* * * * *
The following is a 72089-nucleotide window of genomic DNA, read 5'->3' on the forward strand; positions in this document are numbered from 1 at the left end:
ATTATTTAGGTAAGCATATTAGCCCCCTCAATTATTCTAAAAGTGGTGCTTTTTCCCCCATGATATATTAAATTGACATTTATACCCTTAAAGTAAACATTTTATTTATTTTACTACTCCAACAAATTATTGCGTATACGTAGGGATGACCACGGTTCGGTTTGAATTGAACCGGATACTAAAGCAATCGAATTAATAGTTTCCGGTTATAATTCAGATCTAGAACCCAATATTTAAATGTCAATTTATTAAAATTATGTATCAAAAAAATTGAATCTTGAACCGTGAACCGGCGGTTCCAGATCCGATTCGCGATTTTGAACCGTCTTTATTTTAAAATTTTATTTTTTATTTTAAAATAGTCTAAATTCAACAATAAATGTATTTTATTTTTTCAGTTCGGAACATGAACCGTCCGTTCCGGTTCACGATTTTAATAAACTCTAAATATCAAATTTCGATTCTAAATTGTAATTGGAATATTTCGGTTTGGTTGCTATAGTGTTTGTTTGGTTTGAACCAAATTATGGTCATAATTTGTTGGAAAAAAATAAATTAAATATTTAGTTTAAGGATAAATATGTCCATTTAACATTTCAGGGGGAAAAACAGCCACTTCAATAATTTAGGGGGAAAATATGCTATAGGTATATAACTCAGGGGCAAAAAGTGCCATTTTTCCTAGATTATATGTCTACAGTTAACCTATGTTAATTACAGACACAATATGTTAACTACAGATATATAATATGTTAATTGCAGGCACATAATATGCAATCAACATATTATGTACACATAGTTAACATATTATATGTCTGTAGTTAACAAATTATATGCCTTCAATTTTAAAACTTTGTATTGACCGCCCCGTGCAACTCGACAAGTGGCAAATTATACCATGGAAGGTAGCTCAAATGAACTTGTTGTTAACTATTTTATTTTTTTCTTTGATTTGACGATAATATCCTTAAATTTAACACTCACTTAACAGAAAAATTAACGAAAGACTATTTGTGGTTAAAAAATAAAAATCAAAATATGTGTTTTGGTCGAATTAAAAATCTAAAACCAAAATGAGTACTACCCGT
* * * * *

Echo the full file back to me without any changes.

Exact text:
The following is a 72089-nucleotide window of genomic DNA, read 5'->3' on the forward strand; positions in this document are numbered from 1 at the left end:
ATTATTTAGGTAAGCATATTAGCCCCCTCAATTATTCTAAAAGTGGTGCTTTTTCCCCCATGATATATTAAATTGACATTTATACCCTTAAAGTAAACATTTTATTTATTTTACTACTCCAACAAATTATTGCGTATACGTAGGGATGACCACGGTTCGGTTTGAATTGAACCGGATACTAAAGCAATCGAATTAATAGTTTCCGGTTATAATTCAGATCTAGAACCCAATATTTAAATGTCAATTTATTAAAATTATGTATCAAAAAAATTGAATCTTGAACCGTGAACCGGCGGTTCCAGATCCGATTCGCGATTTTGAACCGTCTTTATTTTAAAATTTTATTTTTTATTTTAAAATAGTCTAAATTCAACAATAAATGTATTTTATTTTTTCAGTTCGGAACATGAACCGTCCGTTCCGGTTCACGATTTTAATAAACTCTAAATATCAAATTTCGATTCTAAATTGTAATTGGAATATTTCGGTTTGGTTGCTATAGTGTTTGTTTGGTTTGAACCAAATTATGGTCATAATTTGTTGGAAAAAAATAAATTAAATATTTAGTTTAAGGATAAATATGTCCATTTAACATTTCAGGGGGAAAAACAGCCACTTCAATAATTTAGGGGGAAAATATGCTATAGGTATATAACTCAGGGGCAAAAAGTGCCATTTTTCCTAGATTATATGTCTACAGTTAACCTATGTTAATTACAGACACAATATGTTAACTACAGATATATAATATGTTAATTGCAGGCACATAATATGCAATCAACATATTATGTACACATAGTTAACATATTATATGTCTGTAGTTAACAAATTATATGCCTTCAATTTTAAAACTTTGTATTGACCGCCCCGTGCAACTCGACAAGTGGCAAATTATACCATGGAAGGTAGCTCAAATGAACTTGTTGTTAACTATTTTATTTTTTTCTTTGATTTGACGATAATATCCTTAAATTTAACACTCACTTAACAGAAAAATTAACGAAAGACTATTTGTGGTTAAAAAATAAAAATCAAAATATGTGTTTTGGTCGAATTAAAAATCTAAAACCAAAATGAGTACTACCCGT